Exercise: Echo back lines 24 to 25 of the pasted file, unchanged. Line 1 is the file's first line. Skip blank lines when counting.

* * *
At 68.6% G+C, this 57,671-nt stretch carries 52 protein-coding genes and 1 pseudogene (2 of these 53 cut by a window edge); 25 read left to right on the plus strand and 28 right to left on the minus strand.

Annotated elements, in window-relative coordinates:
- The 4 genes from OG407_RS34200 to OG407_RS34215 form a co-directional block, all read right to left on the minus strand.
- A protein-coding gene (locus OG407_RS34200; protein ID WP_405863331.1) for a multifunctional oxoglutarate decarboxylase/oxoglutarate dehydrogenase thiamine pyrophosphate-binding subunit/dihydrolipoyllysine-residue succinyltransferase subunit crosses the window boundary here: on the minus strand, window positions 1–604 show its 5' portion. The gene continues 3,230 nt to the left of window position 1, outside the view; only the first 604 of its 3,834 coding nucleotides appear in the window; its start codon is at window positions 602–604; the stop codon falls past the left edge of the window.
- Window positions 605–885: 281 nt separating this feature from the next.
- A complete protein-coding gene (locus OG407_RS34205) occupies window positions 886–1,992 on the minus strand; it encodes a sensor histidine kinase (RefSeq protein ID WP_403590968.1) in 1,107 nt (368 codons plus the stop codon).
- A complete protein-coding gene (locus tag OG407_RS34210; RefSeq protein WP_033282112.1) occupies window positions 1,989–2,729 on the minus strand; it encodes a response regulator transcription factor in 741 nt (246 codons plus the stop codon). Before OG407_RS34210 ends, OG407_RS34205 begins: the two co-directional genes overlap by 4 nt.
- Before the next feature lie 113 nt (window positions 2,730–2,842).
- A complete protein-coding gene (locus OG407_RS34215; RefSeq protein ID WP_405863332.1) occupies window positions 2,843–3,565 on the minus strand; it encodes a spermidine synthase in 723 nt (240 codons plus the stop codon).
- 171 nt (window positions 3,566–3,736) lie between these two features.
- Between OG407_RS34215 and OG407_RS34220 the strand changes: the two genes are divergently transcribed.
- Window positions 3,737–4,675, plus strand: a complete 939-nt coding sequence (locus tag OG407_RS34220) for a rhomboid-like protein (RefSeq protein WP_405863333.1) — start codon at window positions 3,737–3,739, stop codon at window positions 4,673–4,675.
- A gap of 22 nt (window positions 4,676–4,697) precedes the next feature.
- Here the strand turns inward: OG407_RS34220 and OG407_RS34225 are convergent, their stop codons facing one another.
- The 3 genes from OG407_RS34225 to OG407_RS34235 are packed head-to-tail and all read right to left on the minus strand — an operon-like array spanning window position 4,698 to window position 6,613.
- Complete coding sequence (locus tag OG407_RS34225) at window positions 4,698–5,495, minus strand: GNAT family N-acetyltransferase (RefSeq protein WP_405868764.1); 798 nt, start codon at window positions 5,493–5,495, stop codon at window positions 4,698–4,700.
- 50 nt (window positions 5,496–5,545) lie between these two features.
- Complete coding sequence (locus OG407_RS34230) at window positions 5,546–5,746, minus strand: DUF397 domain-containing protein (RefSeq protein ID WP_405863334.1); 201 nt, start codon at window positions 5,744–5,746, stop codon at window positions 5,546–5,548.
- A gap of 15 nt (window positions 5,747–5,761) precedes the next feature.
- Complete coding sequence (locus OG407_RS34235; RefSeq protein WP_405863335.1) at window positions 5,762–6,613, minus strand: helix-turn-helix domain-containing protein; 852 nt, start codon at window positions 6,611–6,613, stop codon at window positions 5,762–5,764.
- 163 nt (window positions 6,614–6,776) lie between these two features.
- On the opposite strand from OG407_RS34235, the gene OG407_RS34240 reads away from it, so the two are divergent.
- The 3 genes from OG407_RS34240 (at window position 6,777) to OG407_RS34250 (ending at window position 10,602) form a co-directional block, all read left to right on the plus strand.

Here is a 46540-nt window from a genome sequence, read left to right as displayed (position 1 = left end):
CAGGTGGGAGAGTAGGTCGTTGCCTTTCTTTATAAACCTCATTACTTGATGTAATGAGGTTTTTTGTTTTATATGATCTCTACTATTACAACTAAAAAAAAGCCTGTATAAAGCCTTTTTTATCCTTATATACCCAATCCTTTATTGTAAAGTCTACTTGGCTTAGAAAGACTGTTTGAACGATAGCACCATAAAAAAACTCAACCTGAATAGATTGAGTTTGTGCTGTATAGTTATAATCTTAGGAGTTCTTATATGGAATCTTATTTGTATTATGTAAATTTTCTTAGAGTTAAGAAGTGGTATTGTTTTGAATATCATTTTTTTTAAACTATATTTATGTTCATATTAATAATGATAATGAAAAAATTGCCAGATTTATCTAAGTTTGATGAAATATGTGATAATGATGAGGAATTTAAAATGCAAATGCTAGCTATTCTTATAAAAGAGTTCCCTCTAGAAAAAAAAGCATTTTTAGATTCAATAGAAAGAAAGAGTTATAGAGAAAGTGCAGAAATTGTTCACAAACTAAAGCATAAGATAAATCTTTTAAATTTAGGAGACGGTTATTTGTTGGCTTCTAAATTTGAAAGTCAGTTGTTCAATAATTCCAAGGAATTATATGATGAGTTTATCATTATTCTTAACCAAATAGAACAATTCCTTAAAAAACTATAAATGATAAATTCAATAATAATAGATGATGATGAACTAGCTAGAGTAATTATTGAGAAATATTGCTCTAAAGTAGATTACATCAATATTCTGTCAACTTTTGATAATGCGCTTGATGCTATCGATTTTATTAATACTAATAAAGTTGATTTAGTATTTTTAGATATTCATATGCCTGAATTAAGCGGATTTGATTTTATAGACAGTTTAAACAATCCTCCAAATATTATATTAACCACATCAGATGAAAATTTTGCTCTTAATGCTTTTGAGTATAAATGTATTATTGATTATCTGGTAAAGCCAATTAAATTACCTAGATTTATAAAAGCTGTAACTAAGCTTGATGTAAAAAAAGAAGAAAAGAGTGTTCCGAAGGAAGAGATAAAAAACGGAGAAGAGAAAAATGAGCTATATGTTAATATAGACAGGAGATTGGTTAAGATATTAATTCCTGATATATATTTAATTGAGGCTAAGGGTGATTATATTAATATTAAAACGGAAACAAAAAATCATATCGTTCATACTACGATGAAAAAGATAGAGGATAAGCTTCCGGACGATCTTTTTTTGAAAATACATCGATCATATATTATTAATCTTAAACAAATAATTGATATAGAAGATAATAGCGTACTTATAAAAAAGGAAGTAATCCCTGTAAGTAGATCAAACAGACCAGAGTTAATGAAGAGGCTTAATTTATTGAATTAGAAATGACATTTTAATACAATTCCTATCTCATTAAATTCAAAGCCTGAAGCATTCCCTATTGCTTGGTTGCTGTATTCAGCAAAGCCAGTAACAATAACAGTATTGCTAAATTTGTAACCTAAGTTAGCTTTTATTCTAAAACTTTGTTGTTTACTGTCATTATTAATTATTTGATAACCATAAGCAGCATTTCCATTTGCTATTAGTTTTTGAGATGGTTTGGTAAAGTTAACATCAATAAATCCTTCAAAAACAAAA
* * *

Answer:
Here is a 46540-nt window from a genome sequence, read left to right as displayed (position 1 = left end):
CAGGTGGGAGAGTAGGTCGTTGCCTTTCTTTATAAACCTCATTACTTGATGTAATGAGGTTTTTTGTTTTATATGATCTCTACTATTACAACTAAAAAAAAGCCTGTATAAAGCCTTTTTTATCCTTATATACCCAATCCTTTATTGTAAAGTCTACTTGGCTTAGAAAGACTGTTTGAACGATAGCACCATAAAAAAACTCAACCTGAATAGATTGAGTTTGTGCTGTATAGTTATAATCTTAGGAGTTCTTATATGGAATCTTATTTGTATTATGTAAATTTTCTTAGAGTTAAGAAGTGGTATTGTTTTGAATATCATTTTTTTTAAACTATATTTATGTTCATATTAATAATGATAATGAAAAAATTGCCAGATTTATCTAAGTTTGATGAAATATGTGATAATGATGAGGAATTTAAAATGCAAATGCTAGCTATTCTTATAAAAGAGTTCCCTCTAGAAAAAAAAGCATTTTTAGATTCAATAGAAAGAAAGAGTTATAGAGAAAGTGCAGAAATTGTTCACAAACTAAAGCATAAGATAAATCTTTTAAATTTAGGAGACGGTTATTTGTTGGCTTCTAAATTTGAAAGTCAGTTGTTCAATAATTCCAAGGAATTATATGATGAGTTTATCATTATTCTTAACCAAATAGAACAATTCCTTAAAAAACTATAAATGATAAATTCAATAATAATAGATGATGATGAACTAGCTAGAGTAATTATTGAGAAATATTGCTCTAAAGTAGATTACATCAATATTCTGTCAACTTTTGATAATGCGCTTGATGCTATCGATTTTATTAATACTAATAAAGTTGATTTAGTATTTTTAGATATTCATATGCCTGAATTAAGCGGATTTGATTTTATAGACAGTTTAAACAATCCTCCAAATATTATATTAACCACATCAGATGAAAATTTTGCTCTTAATGCTTTTGAGTATAAATGTATTATTGATTATCTGGTAAAGCCAATTAAATTACCTAGATTTATAAAAGCTGTAACTAAGCTTGATGTAAAAAAAGAAGAAAAGAGTGTTCCGAAGGAAGAGATAAAAAACGGAGAAGAGAAAAATGAGCTATATGTTAATATAGACAGGAGATTGGTTAAGATATTAATTCCTGATATATATTTAATTGAGGCTAAGGGTGATTATATTAATATTAAAACGGAAACAAAAAATCATATCGTTCATACTACGATGAAAAAGATAGAGGATAAGCTTCCGGACGATCTTTTTTTGAAAATACATCGATCATATATTATTAATCTTAAACAAATAATTGATATAGAAGATAATAGCGTACTTATAAAAAAGGAAGTAATCCCTGTAAGTAGATCAAACAGACCAGAGTTAATGAAGAGGCTTAATTTATTGAATTAGAAATGACATTTTAATACAATTCCTATCTCATTAAATTCAAAGCCTGAAGCATTCCCTATTGCTTGGTTGCTGTATTCAGCAAAGCCAGTAACAATAACAGTATTGCTAAATTTGTAACCTAAGTTAGCTTTTATTCTAAAACTTTGTTGTTTACTGTCATTATTAATTATTTGATAACCATAAGCAGCATTTCCATTTGCTATTAGTTTTTGAGATGGTTTGGTAAAGTTAACATCAATAAATCCTTCAAAAACAAAA